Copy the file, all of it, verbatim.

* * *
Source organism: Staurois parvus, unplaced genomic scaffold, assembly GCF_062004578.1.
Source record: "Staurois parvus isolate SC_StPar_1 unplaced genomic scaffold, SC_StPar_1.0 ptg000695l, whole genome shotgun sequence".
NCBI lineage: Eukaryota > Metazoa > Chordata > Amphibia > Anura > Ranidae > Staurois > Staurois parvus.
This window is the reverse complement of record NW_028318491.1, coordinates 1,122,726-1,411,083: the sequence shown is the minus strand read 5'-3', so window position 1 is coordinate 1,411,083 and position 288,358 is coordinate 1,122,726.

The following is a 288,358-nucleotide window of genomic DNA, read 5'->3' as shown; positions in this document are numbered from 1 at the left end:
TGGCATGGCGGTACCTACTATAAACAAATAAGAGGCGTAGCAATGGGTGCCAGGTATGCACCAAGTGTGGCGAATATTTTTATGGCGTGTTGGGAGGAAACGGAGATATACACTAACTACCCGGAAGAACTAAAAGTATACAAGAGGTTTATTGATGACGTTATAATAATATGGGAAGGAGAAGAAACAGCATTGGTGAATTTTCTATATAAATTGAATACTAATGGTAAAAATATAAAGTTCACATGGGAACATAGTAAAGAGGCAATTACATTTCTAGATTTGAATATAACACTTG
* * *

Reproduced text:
Source organism: Staurois parvus, unplaced genomic scaffold, assembly GCF_062004578.1.
Source record: "Staurois parvus isolate SC_StPar_1 unplaced genomic scaffold, SC_StPar_1.0 ptg000695l, whole genome shotgun sequence".
NCBI lineage: Eukaryota > Metazoa > Chordata > Amphibia > Anura > Ranidae > Staurois > Staurois parvus.
This window is the reverse complement of record NW_028318491.1, coordinates 1,122,726-1,411,083: the sequence shown is the minus strand read 5'-3', so window position 1 is coordinate 1,411,083 and position 288,358 is coordinate 1,122,726.

The following is a 288,358-nucleotide window of genomic DNA, read 5'->3' as shown; positions in this document are numbered from 1 at the left end:
TGGCATGGCGGTACCTACTATAAACAAATAAGAGGCGTAGCAATGGGTGCCAGGTATGCACCAAGTGTGGCGAATATTTTTATGGCGTGTTGGGAGGAAACGGAGATATACACTAACTACCCGGAAGAACTAAAAGTATACAAGAGGTTTATTGATGACGTTATAATAATATGGGAAGGAGAAGAAACAGCATTGGTGAATTTTCTATATAAATTGAATACTAATGGTAAAAATATAAAGTTCACATGGGAACATAGTAAAGAGGCAATTACATTTCTAGATTTGAATATAACACTTG